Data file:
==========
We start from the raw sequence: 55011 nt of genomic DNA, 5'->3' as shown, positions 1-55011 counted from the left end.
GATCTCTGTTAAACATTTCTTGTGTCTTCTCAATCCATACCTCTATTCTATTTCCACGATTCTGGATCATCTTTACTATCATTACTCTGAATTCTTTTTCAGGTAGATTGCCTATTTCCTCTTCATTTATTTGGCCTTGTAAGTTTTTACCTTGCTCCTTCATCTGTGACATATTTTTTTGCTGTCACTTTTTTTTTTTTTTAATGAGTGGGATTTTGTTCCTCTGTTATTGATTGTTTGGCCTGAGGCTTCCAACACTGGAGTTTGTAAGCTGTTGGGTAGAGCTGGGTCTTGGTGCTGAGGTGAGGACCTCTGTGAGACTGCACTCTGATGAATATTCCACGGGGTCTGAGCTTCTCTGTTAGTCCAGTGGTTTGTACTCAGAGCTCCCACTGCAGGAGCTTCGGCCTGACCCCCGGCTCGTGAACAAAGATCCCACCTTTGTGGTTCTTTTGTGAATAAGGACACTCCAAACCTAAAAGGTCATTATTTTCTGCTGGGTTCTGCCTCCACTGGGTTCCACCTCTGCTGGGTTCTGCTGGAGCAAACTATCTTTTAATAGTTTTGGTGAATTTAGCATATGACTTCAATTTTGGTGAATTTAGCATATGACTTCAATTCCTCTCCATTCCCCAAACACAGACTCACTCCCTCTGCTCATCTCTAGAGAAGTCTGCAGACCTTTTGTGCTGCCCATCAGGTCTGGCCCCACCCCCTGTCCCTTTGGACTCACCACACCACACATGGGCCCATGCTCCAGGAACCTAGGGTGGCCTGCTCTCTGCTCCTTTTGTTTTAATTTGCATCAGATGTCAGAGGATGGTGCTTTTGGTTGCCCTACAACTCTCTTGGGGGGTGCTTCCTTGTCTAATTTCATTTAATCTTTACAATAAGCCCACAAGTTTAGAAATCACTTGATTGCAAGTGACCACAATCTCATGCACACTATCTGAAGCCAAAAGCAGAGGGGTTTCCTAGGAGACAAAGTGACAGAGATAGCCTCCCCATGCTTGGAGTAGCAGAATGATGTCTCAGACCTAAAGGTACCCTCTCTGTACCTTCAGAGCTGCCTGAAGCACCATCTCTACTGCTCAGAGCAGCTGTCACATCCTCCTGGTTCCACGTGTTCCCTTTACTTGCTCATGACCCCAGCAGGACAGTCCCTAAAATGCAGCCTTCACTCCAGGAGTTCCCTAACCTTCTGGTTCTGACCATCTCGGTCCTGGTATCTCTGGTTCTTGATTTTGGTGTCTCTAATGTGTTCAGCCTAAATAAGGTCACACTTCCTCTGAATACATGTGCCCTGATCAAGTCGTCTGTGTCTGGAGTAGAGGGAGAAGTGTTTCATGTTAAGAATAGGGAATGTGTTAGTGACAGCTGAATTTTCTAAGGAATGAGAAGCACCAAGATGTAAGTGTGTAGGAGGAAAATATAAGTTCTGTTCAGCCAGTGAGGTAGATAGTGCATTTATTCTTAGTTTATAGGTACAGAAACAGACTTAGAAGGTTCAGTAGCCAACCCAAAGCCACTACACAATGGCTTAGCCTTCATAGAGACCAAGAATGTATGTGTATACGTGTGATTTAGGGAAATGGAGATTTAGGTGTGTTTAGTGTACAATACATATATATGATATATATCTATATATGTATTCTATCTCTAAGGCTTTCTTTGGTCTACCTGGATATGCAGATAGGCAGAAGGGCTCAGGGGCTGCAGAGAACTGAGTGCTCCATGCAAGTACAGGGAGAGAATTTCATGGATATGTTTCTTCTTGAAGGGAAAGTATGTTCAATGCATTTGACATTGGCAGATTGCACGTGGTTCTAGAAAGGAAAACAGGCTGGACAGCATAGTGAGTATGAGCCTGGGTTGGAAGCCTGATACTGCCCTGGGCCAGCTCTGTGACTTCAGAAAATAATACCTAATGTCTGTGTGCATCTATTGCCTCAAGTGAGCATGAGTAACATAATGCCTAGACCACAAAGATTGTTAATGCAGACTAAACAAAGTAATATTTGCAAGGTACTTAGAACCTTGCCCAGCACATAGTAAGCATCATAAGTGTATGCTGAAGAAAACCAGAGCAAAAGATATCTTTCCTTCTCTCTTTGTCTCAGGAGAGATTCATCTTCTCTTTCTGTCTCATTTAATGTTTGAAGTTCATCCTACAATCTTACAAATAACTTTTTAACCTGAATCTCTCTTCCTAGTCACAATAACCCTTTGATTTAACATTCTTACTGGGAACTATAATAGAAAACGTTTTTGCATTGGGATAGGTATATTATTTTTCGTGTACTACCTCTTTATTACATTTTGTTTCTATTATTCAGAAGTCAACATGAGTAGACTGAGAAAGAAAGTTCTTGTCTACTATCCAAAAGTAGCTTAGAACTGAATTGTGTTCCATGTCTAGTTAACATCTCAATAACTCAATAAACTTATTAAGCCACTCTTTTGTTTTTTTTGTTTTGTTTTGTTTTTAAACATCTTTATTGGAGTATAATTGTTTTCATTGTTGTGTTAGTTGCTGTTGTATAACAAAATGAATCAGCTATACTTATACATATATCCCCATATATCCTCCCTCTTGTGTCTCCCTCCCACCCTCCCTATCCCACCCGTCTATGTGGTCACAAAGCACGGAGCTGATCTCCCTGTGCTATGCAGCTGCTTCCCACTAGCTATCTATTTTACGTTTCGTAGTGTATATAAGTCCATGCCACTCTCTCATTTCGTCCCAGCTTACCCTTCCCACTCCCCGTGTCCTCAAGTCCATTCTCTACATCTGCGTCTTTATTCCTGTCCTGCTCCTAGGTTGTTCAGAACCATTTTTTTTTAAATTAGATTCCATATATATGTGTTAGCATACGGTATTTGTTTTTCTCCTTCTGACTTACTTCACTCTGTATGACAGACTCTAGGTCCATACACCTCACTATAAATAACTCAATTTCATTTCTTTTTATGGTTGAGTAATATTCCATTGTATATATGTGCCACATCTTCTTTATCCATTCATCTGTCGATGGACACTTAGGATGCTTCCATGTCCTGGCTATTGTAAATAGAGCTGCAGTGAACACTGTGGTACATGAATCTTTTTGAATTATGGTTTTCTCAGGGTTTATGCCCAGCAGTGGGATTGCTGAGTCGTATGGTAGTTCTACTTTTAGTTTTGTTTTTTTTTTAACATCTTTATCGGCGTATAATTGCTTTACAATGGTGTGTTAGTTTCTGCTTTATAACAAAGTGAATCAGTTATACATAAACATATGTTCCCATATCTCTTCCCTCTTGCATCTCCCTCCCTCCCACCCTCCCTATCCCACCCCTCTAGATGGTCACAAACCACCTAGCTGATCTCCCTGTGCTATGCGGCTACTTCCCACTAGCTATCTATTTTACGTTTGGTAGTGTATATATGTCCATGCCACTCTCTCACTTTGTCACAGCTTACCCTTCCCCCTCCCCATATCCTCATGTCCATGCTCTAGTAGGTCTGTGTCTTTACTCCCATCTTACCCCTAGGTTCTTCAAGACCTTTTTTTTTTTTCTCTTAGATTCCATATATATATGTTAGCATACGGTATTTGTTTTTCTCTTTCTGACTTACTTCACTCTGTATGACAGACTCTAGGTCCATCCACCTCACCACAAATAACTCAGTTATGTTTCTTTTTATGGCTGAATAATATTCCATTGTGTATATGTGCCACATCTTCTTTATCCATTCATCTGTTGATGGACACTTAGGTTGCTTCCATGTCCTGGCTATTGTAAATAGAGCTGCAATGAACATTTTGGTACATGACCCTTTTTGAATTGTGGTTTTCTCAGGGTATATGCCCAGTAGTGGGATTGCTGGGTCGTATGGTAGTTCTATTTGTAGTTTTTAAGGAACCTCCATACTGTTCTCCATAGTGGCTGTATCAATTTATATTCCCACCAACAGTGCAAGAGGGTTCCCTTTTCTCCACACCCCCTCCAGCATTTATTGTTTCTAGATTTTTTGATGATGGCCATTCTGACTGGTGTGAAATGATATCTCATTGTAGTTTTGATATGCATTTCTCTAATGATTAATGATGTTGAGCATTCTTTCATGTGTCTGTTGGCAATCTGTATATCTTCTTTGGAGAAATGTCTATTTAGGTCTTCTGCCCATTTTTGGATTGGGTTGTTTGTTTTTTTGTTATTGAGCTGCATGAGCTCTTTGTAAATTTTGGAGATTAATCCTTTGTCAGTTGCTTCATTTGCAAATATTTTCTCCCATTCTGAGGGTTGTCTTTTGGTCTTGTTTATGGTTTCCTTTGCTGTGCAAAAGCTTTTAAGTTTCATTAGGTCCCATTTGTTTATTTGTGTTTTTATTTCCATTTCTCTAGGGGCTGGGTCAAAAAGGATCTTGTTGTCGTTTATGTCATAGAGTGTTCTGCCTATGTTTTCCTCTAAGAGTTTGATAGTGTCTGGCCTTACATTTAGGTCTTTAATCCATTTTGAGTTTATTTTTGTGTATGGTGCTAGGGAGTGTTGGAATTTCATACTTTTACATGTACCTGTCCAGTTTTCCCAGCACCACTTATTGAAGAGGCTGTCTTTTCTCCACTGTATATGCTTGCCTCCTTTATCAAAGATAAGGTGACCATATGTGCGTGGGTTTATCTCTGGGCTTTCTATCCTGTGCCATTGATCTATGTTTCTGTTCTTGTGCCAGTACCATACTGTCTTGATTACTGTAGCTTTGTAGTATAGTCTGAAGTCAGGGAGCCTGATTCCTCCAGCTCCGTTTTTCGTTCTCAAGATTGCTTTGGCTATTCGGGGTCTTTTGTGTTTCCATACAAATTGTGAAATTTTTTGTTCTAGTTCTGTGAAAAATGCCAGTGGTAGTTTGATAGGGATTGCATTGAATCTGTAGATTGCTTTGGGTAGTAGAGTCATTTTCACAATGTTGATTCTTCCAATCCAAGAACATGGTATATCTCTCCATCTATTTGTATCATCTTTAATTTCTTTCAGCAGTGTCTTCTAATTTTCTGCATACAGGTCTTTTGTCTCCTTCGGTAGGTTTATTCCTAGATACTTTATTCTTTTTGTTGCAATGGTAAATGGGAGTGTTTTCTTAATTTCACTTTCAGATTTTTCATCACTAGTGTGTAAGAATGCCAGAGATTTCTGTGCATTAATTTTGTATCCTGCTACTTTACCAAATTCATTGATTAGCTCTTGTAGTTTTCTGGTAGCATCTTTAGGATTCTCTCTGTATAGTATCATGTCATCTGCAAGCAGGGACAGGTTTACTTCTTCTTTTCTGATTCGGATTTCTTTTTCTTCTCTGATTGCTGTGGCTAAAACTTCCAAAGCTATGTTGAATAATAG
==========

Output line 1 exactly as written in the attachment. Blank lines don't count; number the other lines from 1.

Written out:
We start from the raw sequence: 55011 nt of genomic DNA, 5'->3' as shown, positions 1-55011 counted from the left end.